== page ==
"When considering an application to modify support, the moving party has the burden to make a prima facie showing of changed circumstances warranting relief prior to the court ordering discovery of the full financial circumstances of each party." Dorfman v. Dorfman, 315 N.J. Super. 511, 515 (App. Div. 1998) (citing Lepis v. Lepis, 83 N.J. 139, 157-59 (1980)). See also Isaacson v. Isaacson, 348 N.J. Super. 560, 579 (App. Div.), certif. denied, 174 N.J. 364 (2002). "If that showing is made, the judge then determines whether the changed circumstances justify modification. A plenary hearing may be necessary to adjudicate the matter if there are genuine issues of material fact." Dorfman, supra, 315 N.J. Super. at 515 (citing Tancredi v. Tancredi, 101 N.J.Super. 259, 262 (App. Div. 1968)).
"Whether an alimony obligation should be modified based upon a claim of change in circumstances rests within a Family Part judge's sound discretion." Larbig v. Larbig, 384 N.J. Super. 17, 21 (App. Div. 2006) (citing Innes v. Innes, 117 N.J. 496, 504 (1990); Storey v. Storey, 373 N.J. Super. 464, 470 (App. Div. 2004)). "Each and every motion to modify an alimony obligation 'rests upon its own particular footing and the appellate court must give due recognition to the wide discretion which our law rightly affords to the trial judges who deal with these matters.'" Id. at 21 (citing Martindell v. Martindell, 21 N.J. 341, 355 (1956)).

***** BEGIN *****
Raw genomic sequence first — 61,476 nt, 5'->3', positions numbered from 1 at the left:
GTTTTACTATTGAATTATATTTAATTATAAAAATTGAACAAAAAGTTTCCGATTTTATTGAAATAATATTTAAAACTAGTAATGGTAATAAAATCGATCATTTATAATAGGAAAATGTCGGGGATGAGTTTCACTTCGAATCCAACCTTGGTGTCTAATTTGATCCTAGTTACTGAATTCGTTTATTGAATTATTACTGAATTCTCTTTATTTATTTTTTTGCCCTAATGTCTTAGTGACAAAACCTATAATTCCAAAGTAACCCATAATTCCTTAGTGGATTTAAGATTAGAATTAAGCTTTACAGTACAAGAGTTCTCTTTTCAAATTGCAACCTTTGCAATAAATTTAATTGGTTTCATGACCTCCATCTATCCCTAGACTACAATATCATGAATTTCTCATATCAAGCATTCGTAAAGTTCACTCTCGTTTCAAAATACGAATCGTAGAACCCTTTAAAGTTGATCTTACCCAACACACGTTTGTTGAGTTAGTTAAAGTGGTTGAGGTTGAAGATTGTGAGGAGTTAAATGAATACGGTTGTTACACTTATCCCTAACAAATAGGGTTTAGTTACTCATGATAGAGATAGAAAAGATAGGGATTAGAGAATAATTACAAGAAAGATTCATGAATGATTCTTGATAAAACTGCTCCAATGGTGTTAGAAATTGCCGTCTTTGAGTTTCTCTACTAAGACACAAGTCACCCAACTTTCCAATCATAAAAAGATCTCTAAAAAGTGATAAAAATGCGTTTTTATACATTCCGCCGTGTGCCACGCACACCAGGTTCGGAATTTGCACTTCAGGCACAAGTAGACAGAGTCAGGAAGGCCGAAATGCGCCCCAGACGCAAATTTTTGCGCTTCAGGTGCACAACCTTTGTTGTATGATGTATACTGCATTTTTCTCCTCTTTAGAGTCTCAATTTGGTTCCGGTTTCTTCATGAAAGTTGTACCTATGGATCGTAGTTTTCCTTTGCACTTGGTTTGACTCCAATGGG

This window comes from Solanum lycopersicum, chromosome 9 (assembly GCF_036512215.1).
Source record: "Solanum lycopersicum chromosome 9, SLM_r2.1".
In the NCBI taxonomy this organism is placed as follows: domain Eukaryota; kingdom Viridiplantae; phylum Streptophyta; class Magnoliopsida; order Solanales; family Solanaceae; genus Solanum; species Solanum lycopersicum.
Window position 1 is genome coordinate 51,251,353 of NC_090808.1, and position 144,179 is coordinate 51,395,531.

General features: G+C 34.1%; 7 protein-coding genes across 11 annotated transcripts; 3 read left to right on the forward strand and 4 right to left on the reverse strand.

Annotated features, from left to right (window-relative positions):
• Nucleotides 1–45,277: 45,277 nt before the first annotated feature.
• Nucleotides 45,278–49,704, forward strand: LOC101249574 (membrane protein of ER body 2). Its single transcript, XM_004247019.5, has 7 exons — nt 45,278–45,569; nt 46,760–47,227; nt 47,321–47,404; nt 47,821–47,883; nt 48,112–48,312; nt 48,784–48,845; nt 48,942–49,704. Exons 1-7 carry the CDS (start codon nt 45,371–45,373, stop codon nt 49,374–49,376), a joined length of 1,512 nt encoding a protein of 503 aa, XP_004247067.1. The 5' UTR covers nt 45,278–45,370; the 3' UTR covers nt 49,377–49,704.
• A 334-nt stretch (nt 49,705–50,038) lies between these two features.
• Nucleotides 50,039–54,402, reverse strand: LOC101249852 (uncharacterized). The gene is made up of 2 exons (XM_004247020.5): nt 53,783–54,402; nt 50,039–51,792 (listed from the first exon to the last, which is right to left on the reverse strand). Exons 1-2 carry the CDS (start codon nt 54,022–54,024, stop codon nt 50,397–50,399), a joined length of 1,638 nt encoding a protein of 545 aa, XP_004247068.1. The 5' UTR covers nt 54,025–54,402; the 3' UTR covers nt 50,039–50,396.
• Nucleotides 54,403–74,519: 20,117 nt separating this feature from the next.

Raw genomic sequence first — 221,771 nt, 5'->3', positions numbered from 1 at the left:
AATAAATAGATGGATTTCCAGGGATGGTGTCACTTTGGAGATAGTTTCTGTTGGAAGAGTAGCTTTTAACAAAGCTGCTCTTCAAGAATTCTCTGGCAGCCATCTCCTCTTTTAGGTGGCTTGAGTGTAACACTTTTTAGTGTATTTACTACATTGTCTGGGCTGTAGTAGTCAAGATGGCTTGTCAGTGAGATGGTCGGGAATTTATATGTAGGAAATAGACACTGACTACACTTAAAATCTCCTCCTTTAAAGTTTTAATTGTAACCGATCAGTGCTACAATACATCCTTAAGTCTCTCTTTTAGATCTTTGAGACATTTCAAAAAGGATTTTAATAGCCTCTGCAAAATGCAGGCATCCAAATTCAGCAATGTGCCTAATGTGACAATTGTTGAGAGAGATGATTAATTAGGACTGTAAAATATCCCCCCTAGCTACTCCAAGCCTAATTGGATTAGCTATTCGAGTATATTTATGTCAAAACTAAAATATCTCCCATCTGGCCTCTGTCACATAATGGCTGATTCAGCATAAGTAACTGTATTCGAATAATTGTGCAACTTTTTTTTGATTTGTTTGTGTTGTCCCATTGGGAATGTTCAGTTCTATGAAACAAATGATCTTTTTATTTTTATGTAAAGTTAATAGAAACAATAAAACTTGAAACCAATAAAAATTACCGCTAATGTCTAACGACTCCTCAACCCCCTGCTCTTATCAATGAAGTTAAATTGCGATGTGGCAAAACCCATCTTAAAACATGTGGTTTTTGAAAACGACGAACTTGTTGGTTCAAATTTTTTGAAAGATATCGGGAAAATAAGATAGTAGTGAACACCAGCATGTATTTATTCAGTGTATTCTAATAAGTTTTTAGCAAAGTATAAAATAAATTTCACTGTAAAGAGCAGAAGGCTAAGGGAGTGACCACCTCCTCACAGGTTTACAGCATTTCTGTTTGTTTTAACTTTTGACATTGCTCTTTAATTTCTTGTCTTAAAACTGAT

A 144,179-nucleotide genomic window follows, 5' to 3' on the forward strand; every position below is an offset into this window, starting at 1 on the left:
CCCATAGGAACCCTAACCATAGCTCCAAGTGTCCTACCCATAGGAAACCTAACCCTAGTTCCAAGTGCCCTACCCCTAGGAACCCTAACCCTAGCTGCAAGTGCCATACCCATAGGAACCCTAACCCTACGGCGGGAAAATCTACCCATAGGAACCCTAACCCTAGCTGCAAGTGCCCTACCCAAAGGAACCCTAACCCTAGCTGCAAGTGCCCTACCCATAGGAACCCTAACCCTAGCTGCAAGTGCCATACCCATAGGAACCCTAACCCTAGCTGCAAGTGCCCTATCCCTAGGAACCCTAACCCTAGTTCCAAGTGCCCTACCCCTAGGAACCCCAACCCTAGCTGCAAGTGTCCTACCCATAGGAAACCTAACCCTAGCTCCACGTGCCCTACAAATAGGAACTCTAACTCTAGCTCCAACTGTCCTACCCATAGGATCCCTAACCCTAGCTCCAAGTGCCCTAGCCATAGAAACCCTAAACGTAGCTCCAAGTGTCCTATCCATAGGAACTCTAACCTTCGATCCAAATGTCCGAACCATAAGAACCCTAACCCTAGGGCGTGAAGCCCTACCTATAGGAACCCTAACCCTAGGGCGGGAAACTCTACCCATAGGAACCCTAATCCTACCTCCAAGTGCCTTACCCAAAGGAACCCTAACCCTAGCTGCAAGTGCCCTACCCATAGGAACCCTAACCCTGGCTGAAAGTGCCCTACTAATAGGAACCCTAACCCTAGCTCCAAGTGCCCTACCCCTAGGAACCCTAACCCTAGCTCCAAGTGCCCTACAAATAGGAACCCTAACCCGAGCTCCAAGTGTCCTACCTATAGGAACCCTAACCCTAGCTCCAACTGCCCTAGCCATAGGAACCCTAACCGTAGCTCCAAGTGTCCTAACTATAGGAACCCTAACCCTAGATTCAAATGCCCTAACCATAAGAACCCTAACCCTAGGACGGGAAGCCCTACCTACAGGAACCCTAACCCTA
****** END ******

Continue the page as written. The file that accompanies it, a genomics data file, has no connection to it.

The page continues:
Based upon our review of the record, we agree that the April 18, 2006 consent order resolved the issue of cohabitation. In the first cohabitation motion, Frank sought to modify his alimony obligation because Diane was living with her new boyfriend. He received the very relief he sought and much more. His alimony and child support payments were reduced and his alimony and child support arrears and other payments due under the PSA were completely extinguished.
We reject Frank's contention that his alimony obligation was not reduced and that he did not owe alimony arrears because he and Diane orally agreed he would only pay $600 per week. The PSA clearly provides that any modification or waiver of any provision "shall be effective only if made in writing and executed with the same formality as [the PSA]" and that "[t]he failure of either party to insist upon strict performance . . . shall not be construed as a waiver of any subsequent default of the same or similar nature."
We also reject Frank's contention that he could file a new motion on the issue of cohabitation at any time because he dismissed the first cohabitation motion "without prejudice." We perceive that the addition of the language "without prejudice" was to permit Frank to make an appropriate application where bona fide changed circumstances occurred in the future. Because the issue of cohabitation was previously resolved, Frank had to make a prima facie showing of changed circumstances since the entry of the April 18, 2006 consent order. He failed to do so.